I just downloaded your book and plan on start reading it this afternoon. I do have a couple of questions. I have a 14 year old son. He is ADHD. I guess he is really just a typical teenager-back talk, not doing what he is told, slacking on his homework, etc. He isn't "out-of-control" in the sense of drugs, alcohol, etc. His father died as a result of a car accident right before he turned three.
I remarried two years later. My husband treats and loves him as if he was his own. We have a daughter who is six. There is a lot of jealous there (mostly from our son). We try to treat them equally but, it doesn't seem to matter what we do. Also, I honestly don't know what kind of punishment to give him if he does misbehave. During the school year he doesn't have t.v. or video games during the week and he isn't too social so I really feel that there isn't anything to "take away" from him or ground him from doing. Do you have any suggestions? He has a tendency to either stay in his room or stay in the den away from us. I really want this to change. I am really thinking that if he wants to watch t.v. or a movie that he needs to watch what the family is watching. He doesn't watch anything really violent or play violent video games but I think he is picking up stuff off shows that are supposed to be "PG-14" but is probably still to old for him to watch.
And, one last thing, we have a cat. I probably never should have gotten her. I had to put my other cat to sleep last year and within 2 months I was yearning for another cat. I thought that she would be something that the kids and I would enjoy and like having in the house. He pesters her to death. He doesn't physically hurt her but he constantly picks her up, hugs on her, lifts her in the air, etc. We have talked until we are blue in the face. The poor thing goes and hides in her litterbox to get away. I have gone so far as to contact the people that I got her from so they can take her back. I feel guilty because I don't want to give her back but we cannot continue to yell and scream and he not stop bothering her. We have a golden retriever also but he is big enough to get away and lets him know to stop.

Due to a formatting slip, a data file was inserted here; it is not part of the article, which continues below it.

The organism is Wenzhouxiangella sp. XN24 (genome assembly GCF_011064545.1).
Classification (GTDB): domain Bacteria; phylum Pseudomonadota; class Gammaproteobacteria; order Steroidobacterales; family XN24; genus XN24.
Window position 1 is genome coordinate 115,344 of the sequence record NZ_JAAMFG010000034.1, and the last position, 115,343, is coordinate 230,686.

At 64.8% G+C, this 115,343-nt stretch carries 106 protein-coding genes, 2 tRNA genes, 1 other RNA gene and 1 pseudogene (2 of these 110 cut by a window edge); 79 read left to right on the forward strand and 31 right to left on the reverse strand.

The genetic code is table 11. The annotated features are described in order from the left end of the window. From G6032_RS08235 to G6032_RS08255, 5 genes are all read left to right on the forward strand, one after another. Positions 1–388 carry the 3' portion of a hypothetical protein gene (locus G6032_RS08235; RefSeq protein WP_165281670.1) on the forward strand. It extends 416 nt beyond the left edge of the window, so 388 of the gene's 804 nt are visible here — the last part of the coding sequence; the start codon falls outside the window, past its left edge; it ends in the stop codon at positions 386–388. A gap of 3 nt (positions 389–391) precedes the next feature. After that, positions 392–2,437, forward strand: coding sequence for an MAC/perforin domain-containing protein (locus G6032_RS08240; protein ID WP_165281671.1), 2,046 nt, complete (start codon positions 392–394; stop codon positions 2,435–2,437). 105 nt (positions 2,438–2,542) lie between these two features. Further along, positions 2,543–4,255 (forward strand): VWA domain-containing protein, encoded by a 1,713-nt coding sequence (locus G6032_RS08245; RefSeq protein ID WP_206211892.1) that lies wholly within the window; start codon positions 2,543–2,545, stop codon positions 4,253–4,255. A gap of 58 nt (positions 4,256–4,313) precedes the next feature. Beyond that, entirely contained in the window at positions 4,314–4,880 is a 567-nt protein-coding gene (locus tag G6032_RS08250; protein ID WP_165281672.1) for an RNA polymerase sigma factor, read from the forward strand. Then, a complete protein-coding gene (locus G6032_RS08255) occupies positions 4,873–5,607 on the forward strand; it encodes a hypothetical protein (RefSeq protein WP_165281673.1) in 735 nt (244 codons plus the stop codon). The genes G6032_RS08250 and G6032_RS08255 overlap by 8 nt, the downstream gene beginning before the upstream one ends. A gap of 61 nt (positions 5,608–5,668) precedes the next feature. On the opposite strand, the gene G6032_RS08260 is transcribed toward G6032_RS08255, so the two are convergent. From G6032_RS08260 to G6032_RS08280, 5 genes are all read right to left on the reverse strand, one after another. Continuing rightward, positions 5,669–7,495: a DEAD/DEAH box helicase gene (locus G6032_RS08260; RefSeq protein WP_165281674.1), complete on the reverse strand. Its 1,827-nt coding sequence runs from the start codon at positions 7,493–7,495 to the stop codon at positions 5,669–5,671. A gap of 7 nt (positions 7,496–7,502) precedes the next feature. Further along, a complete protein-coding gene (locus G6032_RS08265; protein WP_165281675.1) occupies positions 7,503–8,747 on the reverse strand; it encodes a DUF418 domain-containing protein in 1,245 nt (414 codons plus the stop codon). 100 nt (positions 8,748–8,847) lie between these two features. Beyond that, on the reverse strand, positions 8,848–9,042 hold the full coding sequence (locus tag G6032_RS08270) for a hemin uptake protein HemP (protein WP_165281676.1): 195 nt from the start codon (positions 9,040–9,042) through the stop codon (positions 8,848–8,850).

Well, any suggestions that you may have will be greatly appreciated. I look forward to reading your book and am in hopes that out of all the things that I have read and tried that this will be the answer.
Thanks so much!
The best thing to do at this point would be to digest most of the material in the eBook. Many of your immediate questions will be answered there.
In the meantime, in those cases where the only thing a child enjoys is hiding in his bedroom, a very effective consequence is to ground the child FROM his room. Look at his room as just another privilege that can be taken away whenever he needs a consequence. (As a footnote, he really should have one hour of T.V. and/or video game privileges through the week -- as long as it can be monitored by an adult.)
Re: the cat. I think the best course of action would be to give the cat up for adoption. Your son knows he can push your buttons when it comes to mistreating it – and he will continue to do so as long as the cat is in the home.
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The Strong-Willed Out-of-Control Teen
The standard disciplinary techniques that are recommended for “typical” teenagers do not take into account the many issues facing teens with serious behavioral problems. Disrespect, anger, violent rages, self-injury, running away from home, school failure, hanging-out with the wrong crowd, drug abuse, theft, and legal problems are just some of the behaviors that parents of defiant teens will have to learn to control.
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